Day 25 – All Hail the Zebra Finch

Ever since I can remember, I’ve owned a Zebra Finch.

When I was about 3 years old, my parents bought a pair of finches and I named them Hoppity-Hop and Jane.  Jane died after 2 years, but Hoppy (named him that because of what he was doing in the box on the way home from the pet shop) lived until he was approximately 10 years old!

Zebra finches are an ideal choice for a first pet.  This post will introduce you to the zebra finch, and will hopefully shed some light on some questions that a lot of people have asked me.

The Zebra Finch, native to Central Australia, are one of the most popular birds in the area.  Some people call them “flying mice” because they breed so easily, and can have four or five broods per year.

The zebra finch is roughly 3 and a half inches in length, from the tip of the beak to the very tip of the tail.  Both male and female are the same size.  Colours can vary tremendously through imbreeding, and mutations, although I’ll stick with the most common variety.  Both male and female have a dark grey back, top of the head and wings.  There is, however, quite a lot of difference between sexes, so it is very easily to tell them apart.

The male has a white under-carriage and lower chest, has white-speckled brown feathers to the sides and under his wings, has a black bar running straight across his chest, black and white striped feathers on his upper chest, a black “tear-drop”, and burnt orange coloured cheeks.  His beak and legs should be a bright orange colour.  The female is dark grey with a paler grey belly and chest, but still has the distinctive “tear-drop”.  You may also notice that her beak and legs are a much more subtle orange, and is a lot paler than the male.  Both birds have a tail which measures approximately 1 inch in length.  This is where the finch gets it’s name from.  The tail is black with white stripes all the way across.

The zebra finch’s song is made up of a variety of “eeps” and “beeps”.  Both sexes of the birds make these noises, but the female can make a “rasping” noise when in breeding season, and she is defending her territory and eggs.  The male’s song is quite distinctive, with a variety of high and low pitches and different lengths of “eeps” and “beeps” put together in order to attract a mate.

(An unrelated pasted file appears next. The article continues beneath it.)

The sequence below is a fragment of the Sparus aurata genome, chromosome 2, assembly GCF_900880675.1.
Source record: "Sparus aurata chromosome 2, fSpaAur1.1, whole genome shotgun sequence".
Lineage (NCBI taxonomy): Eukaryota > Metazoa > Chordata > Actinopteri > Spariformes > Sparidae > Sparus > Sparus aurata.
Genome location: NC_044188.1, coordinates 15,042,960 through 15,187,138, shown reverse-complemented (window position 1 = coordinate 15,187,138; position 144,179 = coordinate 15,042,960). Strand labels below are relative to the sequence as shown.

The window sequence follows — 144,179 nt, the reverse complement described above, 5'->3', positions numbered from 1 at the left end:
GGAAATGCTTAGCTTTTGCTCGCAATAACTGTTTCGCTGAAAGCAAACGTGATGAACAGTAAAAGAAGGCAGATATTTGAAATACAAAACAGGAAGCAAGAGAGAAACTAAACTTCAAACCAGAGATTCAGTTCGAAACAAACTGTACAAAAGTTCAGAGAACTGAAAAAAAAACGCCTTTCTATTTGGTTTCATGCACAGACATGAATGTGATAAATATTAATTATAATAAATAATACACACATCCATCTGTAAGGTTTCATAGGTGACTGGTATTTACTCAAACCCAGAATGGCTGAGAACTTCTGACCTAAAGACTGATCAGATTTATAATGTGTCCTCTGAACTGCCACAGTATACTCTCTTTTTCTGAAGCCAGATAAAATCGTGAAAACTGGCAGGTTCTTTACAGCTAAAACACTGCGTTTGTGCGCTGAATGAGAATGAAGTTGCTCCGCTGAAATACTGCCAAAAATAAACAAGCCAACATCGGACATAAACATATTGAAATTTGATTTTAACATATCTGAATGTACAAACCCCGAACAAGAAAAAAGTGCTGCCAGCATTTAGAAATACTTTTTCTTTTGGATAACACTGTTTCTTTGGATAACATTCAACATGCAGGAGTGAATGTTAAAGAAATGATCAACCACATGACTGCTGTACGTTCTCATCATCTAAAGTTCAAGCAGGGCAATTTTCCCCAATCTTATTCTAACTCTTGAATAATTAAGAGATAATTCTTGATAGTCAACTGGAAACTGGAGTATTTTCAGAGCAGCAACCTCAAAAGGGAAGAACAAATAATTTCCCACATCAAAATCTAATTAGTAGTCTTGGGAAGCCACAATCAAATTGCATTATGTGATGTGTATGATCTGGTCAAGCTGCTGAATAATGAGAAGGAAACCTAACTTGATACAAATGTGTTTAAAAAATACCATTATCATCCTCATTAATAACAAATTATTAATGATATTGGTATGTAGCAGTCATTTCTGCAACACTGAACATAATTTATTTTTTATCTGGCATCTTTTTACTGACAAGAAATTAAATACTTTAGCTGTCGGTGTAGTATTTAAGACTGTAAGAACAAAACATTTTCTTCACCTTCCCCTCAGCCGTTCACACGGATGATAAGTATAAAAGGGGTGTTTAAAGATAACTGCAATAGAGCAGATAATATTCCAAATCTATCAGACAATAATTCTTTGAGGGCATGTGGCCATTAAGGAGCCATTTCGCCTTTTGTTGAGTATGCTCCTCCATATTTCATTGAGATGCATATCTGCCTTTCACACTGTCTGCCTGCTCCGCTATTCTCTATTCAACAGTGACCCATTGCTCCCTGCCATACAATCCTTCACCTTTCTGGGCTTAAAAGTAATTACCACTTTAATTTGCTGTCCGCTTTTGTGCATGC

With every living creature, food is the most important thing.  Finches live mostly of small seeds.  This is made available in forms of millet sprays, and “loose”.  The zebra finches which I own now are partial to fresh bread, sliced cucumber, crushed lettuce and a slice of apple.  It is also very important that you supply fresh water on a daily basis, and change it at least twice a day.  Drinking water can be supplied in a sealed tube with a little “saucer” opening, or in a metal container.

This breed is also a very clean bird.  It is important that you can supply water in which the bird can bathe in.  Another couple of options are available here…  A cage bath can be bought from any pet shop OR you can place a small saucer filled with no deeper than an inch of fresh water for the bird to splash around in.  Trust me, your finch will love you for it.

Now this is the part where everything gets a little tricky…  I’m not going too deep into the breeding part of my review, as I believe that unless you know what you are doing, you shouldn’t breed your birds.  It’s unfair (if you don’t have a plan of what you’re going to do with the babies once their ready), and a breeding female can die prematurely.

You can always tell when a pair of zebra finches are ready to breed.  You will notice that the male will be carrying round random feathers, and anything suitable to build a nest with.  He will try to build a nest anywhere suitable, on a stable surface (even in the corner of the bottom of the cage).  If you are going to breed your birds, this is the time to buy a finch breeding box.

There are plenty of options available for you to buy from the pet shop, but there are two which are most suited, and both of these boxes have a “roof” and a small hole for the bird to get in and out of easily.  The first is a basic straw nest, which costs roughly £3 – £3.99.  The second option, which is by far the best, is the natural material nest. It looks like a type of scraggy material, and these can cost anywhere from £3.99 – £7.99.  Offer plenty of items and materials that your birds can use to stuff the nest.  Offer cut up toilet tissue, cut up kitchen roll, leaves and even (ONLY IF IT’S CLEAN) a cut up head off a hand-held washing up mop.  All nesting material must be dry and clean.